Transparent salaries are becoming increasingly popular. I know more and more companies that decide to change the traditional approach and make salaries known within the organization. Buffer goes as far as publishing their salaries to the world on their blog.
We did the same at Lunar Logic.
Pursuing open salaries just for the sake of doing it doesn’t make sense, though. What were our motivations to go down that path?
“Decentralizing control requires decentralizing both the authority to make decisions and the information required to make these decisions correctly.”
First of all, we are evolving toward no management. This means that we want everyone to be involved in everyday management. Now, for a service company, such as Lunar, more than 80% of all our costs are labor-related. Without information about salaries, involvement in leading the organization simply can’t go too far.
“Collective intelligence was much more predictive in terms of succeeding in complex tasks than average individual intelligence or maximal individual intelligence.”
Another reason is fairness. The rule I’ve followed for years, whenever discussing salaries, is that I want them to be fair. Fair for an employee but more importantly fair for the whole team, group, organization. The problem is that it was me who was deciding what’s fair and what’s not.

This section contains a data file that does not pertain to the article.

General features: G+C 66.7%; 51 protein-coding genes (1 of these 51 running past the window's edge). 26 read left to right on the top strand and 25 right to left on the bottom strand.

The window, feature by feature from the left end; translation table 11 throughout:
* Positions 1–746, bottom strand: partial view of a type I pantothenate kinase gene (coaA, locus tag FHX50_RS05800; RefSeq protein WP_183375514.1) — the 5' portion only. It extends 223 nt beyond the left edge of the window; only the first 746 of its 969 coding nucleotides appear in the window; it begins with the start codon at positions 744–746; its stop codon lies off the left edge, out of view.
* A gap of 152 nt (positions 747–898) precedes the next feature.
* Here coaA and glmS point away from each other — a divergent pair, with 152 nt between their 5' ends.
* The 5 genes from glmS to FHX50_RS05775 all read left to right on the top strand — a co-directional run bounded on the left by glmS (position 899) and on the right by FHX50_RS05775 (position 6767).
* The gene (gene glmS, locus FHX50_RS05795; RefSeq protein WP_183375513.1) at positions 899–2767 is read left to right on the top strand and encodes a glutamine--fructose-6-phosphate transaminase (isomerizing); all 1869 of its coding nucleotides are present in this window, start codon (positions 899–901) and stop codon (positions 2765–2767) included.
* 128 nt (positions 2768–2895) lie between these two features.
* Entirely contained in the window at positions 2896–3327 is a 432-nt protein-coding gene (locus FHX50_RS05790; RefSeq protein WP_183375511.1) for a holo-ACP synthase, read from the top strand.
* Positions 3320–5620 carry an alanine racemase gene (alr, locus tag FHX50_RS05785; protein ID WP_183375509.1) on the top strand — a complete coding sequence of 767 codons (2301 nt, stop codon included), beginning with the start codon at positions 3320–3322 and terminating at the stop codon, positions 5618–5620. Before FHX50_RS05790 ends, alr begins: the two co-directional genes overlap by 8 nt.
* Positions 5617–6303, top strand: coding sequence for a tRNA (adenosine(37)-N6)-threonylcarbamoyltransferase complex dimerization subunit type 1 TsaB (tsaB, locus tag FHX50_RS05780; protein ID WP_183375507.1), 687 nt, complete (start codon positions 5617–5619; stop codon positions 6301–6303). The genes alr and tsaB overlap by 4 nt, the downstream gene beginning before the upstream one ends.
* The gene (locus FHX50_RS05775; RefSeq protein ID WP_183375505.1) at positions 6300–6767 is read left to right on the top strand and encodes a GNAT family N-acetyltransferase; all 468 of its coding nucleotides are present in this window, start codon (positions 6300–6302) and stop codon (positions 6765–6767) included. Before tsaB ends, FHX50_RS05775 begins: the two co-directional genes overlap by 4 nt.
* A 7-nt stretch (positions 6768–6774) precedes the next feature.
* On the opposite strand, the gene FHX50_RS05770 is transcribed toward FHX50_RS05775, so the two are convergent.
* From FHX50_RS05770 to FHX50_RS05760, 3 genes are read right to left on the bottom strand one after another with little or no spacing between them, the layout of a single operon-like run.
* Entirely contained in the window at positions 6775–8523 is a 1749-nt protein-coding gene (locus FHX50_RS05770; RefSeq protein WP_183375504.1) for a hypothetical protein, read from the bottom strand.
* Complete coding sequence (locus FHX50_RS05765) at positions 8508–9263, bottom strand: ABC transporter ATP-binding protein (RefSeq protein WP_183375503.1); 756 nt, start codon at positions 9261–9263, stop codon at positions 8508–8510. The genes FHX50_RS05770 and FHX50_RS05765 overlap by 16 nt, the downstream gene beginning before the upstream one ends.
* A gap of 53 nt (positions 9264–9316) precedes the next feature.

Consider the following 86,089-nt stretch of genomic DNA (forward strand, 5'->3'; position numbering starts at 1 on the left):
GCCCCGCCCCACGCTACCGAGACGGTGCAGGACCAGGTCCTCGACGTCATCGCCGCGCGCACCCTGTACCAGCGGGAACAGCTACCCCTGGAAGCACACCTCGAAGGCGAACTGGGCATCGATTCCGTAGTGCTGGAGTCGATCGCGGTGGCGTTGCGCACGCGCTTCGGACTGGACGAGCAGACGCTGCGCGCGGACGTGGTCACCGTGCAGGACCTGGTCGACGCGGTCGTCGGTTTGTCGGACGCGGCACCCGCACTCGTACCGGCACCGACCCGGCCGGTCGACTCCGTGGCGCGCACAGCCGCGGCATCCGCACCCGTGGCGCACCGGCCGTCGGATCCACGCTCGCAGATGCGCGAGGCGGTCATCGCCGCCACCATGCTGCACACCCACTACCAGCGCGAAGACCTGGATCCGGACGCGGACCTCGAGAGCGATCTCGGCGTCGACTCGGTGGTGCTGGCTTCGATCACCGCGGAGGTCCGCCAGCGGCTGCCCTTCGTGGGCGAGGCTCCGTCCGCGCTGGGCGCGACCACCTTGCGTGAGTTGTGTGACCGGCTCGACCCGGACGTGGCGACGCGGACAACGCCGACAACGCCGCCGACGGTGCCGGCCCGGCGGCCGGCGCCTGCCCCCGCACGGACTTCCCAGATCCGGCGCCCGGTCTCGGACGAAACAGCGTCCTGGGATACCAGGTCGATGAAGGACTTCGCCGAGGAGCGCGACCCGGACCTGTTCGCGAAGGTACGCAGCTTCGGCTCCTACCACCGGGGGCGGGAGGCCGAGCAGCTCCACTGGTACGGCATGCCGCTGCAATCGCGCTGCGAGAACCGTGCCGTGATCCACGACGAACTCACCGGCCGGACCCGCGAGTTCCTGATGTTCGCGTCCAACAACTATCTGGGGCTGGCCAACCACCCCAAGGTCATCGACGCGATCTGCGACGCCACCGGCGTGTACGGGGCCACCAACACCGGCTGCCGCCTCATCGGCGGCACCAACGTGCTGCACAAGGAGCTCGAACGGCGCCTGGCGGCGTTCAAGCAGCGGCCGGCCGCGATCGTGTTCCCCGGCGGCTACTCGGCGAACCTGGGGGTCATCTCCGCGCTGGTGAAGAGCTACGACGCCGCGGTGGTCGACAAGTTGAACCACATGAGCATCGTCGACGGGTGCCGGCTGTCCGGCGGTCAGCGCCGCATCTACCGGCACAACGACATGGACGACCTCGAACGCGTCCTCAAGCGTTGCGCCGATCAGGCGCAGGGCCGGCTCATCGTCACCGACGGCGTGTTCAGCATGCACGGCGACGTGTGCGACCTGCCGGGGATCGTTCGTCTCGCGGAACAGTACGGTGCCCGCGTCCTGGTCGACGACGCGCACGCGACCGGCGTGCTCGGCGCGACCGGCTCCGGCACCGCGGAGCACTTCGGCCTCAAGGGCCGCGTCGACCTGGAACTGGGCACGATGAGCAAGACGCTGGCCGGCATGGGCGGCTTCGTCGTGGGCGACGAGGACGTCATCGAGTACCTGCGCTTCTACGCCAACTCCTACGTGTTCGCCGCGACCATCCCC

Individual intelligence won’t beat collective intelligence on that account. I wanted to get more people involved in the process as this would let us make better, fairer decisions.
Finally, I realized one thing when looking for stories of companies that either had open salaries from the beginning or changed to such model at some point. Transparent salaries, once in place aren’t much of a problem.
What happens to be problematic is the moment of the change. This, however, may be prepared for and managed so that the negative impact is not that strong.
There is one more thing that is a consequence of arguments pointed above. I do assume that a single person acting in best faith won’t be as fair as a group can be. This means that despite the fact that I chased fairness I must assume our salary list unfair to some degree.
The outcome of this is that sharing information about salaries alone would trigger frustration. Some people would consider some salaries unfair and, unless they could do something about the situation, the only reasonable outcome would be frustration. This means that it’s not only about information but also about control.
Transparent salaries must go along with a mechanism that allows everyone to influence how salaries are set. As Don Reinertsen points: it is information and authority.
That is, in short, why we decided to make salaries transparent and at the same time introduce a mechanism that allows everyone to influence what everyone’s salary will be in the future.